Muchelney: Do about nothing
It's likely that most of the nation now has at least a vague idea of where Muchelney is. Thanks to the extensive media coverage of the last couple of weeks, the village has been plucked from obscurity to become celebrated as its inhabitants have done their best to carry on as normal while marooned by floodwaters.
On the other hand, Thorney has failed to achieve similar celebrity. For those of you who don't know it, Thorney is the next settlement along the road from Muchelney. And it hasn't been marooned, it has been drowned.
Not a single house has escaped. Families have had to move out. Not merely gardens have disappeared beneath the floods, so have garden walls. Foul, contaminated water four feet deep has invaded homes which were only just starting to recover from the lesser floods of a year ago and which, until that occurrence, hadn't experienced flooding for 80 years or more.
The locals in Thorney know exactly why they have been affected again. The River Parrett runs through the hamlet but thanks to 20 years of almost total neglect by the Environment Agency, it can now only drain around 40 per cent of the water it used to. A lack of dredging has enabled the naturally sluggish river to deposit thousands of tonnes of silt along its course so here, as elsewhere, there is nowhere for flood water to go, except over the top of the embankment.
That's bad enough. But worse was what was discovered when the waters started to recede – slightly – so that some attempt could be made to start pumping away the lake surrounding Thorney. Everything from here up to Hambridge is normally drained by three pumps sited at Midelney. But only one is working. One of the others has been out of action for several years and the third broke down last year and has not been fixed.
This despite hundreds of thousands of pounds the Environment Agency has been extracting annually from local drainage boards for "maintenance": money which, it is increasingly being suggested, has been used to maintain fleets of shiny new vehicles, maintain smart offices, maintain handsome salaries and even more handsome bonuses – but not maintain the rivers and the equipment so vital to keeping this landscape dry in times of flood.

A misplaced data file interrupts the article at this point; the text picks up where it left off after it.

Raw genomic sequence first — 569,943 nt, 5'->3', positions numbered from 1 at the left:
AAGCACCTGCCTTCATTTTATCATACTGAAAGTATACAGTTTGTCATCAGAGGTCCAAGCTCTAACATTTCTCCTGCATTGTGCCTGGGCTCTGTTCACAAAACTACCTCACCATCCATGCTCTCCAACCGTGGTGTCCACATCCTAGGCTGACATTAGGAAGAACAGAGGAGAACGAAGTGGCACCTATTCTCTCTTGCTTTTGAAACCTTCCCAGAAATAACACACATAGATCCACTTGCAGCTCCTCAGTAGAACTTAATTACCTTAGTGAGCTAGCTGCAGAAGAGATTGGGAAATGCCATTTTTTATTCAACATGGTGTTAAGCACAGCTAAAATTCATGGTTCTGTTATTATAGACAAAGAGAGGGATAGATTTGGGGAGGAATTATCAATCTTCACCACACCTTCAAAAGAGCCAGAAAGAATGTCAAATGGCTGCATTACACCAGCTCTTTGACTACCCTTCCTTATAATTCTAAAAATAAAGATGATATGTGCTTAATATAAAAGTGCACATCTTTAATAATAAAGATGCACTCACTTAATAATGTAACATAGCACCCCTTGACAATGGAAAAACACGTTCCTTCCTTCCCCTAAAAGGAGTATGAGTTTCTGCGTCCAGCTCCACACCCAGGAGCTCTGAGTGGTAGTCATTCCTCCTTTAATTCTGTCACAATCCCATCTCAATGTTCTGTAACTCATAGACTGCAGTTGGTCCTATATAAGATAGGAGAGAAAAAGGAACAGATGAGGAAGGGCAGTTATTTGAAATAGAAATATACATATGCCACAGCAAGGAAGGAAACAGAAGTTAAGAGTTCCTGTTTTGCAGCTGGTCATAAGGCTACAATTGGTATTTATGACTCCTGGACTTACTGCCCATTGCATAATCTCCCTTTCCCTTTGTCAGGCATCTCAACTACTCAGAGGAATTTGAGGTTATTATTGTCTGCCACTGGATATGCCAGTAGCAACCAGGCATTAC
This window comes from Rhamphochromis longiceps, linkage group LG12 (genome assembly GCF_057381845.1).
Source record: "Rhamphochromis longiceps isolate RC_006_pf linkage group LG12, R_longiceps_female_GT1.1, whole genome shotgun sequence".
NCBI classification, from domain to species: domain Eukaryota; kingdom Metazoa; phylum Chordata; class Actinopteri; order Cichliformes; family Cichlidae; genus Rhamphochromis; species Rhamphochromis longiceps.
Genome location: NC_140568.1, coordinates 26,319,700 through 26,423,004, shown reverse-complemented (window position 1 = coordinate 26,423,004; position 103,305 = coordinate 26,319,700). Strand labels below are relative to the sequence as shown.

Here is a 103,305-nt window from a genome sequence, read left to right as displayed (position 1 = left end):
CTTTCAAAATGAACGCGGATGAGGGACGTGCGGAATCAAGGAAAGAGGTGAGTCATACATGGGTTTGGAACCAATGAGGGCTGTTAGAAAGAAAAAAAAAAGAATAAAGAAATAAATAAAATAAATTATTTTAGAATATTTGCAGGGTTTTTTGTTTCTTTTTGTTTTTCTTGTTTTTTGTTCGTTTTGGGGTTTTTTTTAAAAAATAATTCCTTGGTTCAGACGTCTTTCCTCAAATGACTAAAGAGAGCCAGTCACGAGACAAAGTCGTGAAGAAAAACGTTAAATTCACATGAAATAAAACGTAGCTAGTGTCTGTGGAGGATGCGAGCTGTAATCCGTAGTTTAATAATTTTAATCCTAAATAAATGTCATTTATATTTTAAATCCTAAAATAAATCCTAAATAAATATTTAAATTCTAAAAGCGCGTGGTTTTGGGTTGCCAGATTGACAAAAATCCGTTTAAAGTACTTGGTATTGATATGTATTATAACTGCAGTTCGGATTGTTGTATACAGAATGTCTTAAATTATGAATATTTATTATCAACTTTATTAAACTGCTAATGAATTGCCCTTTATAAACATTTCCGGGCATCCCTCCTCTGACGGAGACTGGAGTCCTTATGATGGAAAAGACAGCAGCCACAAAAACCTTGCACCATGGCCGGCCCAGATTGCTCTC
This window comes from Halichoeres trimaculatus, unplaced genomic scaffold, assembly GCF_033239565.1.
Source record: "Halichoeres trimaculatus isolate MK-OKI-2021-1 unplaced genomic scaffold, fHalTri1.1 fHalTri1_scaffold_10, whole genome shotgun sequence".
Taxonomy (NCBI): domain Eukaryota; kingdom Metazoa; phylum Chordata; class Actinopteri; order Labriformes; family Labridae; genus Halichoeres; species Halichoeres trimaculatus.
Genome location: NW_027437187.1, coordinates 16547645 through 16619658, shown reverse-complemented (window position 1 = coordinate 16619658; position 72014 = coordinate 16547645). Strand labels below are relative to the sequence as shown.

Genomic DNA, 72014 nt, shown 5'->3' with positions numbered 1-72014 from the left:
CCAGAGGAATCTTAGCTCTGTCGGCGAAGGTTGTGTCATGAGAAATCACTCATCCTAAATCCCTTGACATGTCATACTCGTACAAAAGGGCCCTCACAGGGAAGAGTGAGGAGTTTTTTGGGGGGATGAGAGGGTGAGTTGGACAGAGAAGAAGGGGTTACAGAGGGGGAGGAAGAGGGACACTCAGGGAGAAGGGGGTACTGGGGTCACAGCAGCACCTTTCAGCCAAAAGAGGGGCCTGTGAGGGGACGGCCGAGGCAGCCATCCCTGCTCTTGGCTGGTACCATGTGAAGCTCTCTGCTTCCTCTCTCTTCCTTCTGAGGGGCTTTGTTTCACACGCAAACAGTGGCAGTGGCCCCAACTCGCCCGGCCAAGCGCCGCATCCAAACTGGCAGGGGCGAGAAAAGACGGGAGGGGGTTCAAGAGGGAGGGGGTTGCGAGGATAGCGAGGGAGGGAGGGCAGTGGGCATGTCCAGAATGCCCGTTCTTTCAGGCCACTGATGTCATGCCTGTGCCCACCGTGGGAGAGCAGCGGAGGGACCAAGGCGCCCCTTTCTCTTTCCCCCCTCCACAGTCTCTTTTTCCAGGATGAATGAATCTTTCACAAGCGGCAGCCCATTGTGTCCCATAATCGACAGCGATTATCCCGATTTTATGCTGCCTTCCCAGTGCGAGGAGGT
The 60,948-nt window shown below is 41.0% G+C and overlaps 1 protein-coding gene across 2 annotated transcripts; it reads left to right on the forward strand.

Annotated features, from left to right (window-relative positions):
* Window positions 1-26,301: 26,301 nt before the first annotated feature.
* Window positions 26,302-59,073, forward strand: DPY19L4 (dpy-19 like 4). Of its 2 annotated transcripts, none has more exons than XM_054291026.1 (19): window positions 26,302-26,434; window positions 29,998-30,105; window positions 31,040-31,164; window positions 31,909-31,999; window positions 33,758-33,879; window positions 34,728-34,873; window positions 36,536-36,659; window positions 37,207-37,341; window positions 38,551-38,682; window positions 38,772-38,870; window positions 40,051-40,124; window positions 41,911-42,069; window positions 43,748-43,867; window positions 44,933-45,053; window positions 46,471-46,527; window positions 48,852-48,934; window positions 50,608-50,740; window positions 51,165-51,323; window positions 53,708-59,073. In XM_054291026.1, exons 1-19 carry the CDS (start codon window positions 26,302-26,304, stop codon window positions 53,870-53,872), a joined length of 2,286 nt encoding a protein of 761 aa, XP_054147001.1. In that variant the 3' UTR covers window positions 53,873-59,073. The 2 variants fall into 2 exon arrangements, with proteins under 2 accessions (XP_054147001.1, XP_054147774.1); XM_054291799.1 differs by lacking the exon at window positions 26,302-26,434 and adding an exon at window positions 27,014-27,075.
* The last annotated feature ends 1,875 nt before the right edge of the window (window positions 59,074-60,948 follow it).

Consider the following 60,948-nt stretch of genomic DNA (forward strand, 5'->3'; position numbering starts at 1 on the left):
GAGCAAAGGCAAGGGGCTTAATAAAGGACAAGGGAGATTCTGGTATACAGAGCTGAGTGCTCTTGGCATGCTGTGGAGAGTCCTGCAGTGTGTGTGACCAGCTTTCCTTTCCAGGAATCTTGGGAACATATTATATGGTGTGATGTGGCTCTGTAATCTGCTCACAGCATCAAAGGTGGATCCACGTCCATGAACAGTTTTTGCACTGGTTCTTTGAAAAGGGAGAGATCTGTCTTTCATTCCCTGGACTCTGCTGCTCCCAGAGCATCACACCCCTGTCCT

Local farmer Chris Aplin is just one of hundreds of local people who can do nothing but watch while the slowly receding waters reveal the mess that has been created by the Environment Agency's incompetence, inefficiency and plain bungling, all of it on a scale which is breathtaking. A ghastly mess which will take months, if not years to put right.
"They've done nothing about the dredging for years and now they have got themselves into a real corner," he said.
"Because the river is pretty well 60 per cent silted up. Where are they going to put all that material when they do start taking it out?
"They talk about pumping but until the river goes down there will be nowhere to pump the water into; when they start it's going to take three times longer than it should to clear; and because the river is so choked with silt it's going to take even longer.
"And meanwhile, we have got to sit here and watch all our vegetation being killed off."
It's losses on that scale which are going to add up to a gargantuan bill from the 2014 floods. And every community will have suffered them.
Over at Burrowbridge, Environment Agency chairman Lord Chris Smith stood atop Burrow Mump a year ago and promised that a dredging programme would be launched to prevent a repeat of the floods. Today Jim Winkworth, landlord of the King Alfred Inn, finds his takings 60 per cent down as a result of the village being cut off on one side as floodwaters pour across the A361 onto Northmoor.